- 2011: Medicare and Medicaid Electronic Health Care Record (EHR) Incentive Programs provide incentive payments to eligible professionals, eligible hospitals, and critical access hospitals (CAHs) as they adopt, implement, upgrade or demonstrate meaningful use of certified EHR technology. The programs, which provided for $44,000 under Medicare and $63,750 under Medicaid as outlined below:
MEDICARE EHR INCENTIVE PROGRAM
MEDICAID EHR INCENTIVE PROGRAM
Run by CMS
Run by State Medicaid Agency
Maximum incentive amount is $44,000
Maximum incentive amount is $63,750
Payments over 5 consecutive years
Payments over 6 years, does not have to be consecutive
Payment adjustments will begin in 2015 for providers who are eligible but decide not to participate
No payment adjustments for providers who are only eligible for the Medicaid program
Providers must demonstrate meaningful use every year to receive incentive payments.
In the first year providers can receive an incentive payment for adopting, implementing, or upgrading EHR technology. Providers must demonstrate meaningful use in the remaining years to receive incentive payments.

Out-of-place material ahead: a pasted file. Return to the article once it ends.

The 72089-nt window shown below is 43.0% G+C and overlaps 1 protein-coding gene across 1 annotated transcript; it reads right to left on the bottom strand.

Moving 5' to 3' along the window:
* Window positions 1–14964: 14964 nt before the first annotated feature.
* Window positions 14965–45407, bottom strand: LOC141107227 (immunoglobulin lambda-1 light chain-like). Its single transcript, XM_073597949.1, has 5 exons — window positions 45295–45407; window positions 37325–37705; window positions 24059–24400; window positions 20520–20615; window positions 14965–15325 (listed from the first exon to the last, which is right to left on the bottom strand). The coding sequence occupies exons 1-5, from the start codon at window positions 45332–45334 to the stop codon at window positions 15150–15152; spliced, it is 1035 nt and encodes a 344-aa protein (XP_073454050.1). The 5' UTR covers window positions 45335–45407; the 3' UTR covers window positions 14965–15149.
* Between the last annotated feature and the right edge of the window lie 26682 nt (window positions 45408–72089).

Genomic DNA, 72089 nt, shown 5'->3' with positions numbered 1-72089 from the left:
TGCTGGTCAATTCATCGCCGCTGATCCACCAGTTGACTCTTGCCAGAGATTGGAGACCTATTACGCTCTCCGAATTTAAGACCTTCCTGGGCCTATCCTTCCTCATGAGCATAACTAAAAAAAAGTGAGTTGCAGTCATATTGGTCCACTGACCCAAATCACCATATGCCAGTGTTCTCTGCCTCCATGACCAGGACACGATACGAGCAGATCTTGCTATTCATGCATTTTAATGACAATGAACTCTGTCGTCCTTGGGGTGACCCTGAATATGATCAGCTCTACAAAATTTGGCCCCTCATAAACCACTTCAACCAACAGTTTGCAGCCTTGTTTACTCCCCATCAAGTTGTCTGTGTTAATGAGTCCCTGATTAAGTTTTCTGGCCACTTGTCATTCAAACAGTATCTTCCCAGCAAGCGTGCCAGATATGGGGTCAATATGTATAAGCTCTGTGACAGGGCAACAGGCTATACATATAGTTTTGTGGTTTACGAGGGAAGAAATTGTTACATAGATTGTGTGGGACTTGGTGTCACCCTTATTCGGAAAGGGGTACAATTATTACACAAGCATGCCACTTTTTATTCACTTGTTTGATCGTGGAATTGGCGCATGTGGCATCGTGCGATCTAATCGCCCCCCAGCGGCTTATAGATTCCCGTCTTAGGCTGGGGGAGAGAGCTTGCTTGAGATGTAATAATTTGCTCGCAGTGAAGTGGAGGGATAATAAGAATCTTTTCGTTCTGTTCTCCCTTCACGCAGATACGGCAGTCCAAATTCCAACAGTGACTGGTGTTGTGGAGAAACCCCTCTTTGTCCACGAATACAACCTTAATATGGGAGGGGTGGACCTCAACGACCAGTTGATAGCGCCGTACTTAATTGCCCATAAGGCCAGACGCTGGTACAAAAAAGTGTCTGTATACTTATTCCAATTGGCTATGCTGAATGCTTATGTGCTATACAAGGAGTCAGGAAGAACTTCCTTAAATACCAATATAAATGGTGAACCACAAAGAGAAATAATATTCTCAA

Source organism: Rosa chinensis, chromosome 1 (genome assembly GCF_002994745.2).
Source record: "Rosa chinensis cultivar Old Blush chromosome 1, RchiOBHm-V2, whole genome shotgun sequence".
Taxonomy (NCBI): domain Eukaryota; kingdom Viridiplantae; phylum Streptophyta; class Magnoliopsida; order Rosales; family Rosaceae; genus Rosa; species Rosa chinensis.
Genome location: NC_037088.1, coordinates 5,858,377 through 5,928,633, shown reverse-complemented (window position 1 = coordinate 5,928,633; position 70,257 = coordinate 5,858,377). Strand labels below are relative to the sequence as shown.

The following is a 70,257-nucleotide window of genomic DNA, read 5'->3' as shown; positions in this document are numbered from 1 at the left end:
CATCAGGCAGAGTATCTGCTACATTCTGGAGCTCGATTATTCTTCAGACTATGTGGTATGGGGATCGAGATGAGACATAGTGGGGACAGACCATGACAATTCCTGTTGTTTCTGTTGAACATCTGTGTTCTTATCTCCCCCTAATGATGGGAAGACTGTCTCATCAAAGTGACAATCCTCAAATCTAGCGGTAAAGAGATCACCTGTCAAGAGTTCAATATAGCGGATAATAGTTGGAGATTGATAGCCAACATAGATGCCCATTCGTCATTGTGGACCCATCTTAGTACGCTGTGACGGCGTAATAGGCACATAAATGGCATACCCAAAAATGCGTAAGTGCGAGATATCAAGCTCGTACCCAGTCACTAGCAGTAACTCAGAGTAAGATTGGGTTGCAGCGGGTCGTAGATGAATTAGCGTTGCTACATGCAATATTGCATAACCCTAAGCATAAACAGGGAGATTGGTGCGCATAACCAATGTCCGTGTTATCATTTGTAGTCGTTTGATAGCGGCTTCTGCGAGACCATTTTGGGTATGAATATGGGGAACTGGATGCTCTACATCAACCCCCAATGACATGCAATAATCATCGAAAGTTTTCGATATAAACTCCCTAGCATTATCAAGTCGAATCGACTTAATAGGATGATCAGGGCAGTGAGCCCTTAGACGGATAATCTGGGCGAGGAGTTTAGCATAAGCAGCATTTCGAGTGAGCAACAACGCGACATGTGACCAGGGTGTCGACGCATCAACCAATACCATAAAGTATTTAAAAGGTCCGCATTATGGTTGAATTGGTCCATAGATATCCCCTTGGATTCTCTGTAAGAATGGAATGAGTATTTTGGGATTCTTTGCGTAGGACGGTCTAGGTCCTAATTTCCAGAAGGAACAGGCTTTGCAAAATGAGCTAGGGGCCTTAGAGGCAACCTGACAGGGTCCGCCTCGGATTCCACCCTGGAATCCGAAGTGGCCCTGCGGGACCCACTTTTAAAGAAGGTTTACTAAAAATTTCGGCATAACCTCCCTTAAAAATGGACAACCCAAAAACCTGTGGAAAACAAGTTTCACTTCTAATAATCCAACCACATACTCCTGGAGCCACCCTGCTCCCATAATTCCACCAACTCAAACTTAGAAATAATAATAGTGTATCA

- 2013: 2013 Wellness Regulations. On June 3, 2013, the Departments published final regulations to implement PHS Act section 2705 and amend the 2006 regulations regarding nondiscriminatory wellness programs in group health coverage. With respect to rewards, the regulations required that the reward for a health-contingent wellness program, together with the reward for other health-contingent wellness programs with respect to the plan, must not exceed 30 percent of the total cost of employee-only coverage under the plan, or 50 percent to the extent the program is designed to prevent or reduce tobacco use. Like the 2006 regulations, the regulations continued to divide wellness programs into participatory wellness programs and health-contingent wellness programs.